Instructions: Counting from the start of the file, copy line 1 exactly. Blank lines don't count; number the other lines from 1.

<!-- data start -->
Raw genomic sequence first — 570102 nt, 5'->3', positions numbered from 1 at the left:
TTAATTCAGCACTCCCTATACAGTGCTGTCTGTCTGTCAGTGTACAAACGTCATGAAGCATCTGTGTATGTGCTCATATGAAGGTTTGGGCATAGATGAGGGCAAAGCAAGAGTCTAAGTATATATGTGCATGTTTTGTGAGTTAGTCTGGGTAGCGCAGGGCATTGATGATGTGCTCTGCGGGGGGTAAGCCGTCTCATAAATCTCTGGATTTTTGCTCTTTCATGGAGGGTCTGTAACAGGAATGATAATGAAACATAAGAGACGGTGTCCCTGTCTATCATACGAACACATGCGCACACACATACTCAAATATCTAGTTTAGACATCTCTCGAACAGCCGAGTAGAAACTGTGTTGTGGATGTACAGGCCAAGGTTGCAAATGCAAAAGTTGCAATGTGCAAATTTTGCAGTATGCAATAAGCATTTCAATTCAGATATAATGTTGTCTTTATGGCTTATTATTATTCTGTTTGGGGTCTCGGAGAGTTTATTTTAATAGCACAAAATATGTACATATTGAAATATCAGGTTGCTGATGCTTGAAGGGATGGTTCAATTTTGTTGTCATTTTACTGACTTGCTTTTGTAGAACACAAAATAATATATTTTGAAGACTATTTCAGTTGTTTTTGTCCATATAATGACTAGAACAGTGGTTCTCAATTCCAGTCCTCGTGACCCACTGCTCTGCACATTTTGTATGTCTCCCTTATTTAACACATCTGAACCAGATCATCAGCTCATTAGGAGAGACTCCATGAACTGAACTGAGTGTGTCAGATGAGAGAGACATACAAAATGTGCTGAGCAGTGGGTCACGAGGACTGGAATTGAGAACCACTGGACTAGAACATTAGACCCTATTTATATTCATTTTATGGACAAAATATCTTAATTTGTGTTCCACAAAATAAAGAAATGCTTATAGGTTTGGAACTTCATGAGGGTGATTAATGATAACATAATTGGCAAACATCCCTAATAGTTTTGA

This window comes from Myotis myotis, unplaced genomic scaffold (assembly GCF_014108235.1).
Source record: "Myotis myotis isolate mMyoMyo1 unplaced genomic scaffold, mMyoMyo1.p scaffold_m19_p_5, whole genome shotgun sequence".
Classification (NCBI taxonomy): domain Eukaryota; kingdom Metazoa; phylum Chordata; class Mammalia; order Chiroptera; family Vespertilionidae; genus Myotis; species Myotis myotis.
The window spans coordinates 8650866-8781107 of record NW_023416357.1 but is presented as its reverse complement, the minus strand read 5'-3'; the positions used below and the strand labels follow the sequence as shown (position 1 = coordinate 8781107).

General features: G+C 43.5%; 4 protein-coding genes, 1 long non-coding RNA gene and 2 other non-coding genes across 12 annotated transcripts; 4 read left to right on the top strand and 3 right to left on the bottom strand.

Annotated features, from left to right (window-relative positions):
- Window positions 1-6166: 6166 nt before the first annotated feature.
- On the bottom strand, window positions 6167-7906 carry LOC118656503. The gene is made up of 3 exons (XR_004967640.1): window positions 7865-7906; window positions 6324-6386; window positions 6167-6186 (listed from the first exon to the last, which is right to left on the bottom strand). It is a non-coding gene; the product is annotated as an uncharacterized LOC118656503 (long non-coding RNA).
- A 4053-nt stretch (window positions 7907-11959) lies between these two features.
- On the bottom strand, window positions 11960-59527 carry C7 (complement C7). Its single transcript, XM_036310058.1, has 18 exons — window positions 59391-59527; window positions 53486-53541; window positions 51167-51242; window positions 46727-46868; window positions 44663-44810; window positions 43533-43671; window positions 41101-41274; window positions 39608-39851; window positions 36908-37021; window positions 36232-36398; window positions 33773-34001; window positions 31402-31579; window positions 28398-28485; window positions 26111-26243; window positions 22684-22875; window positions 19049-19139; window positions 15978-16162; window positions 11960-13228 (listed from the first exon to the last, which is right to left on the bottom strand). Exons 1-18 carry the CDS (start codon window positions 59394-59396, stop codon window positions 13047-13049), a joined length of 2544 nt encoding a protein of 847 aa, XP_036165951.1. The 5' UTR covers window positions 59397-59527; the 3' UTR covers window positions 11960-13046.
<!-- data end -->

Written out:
Raw genomic sequence first — 570102 nt, 5'->3', positions numbered from 1 at the left: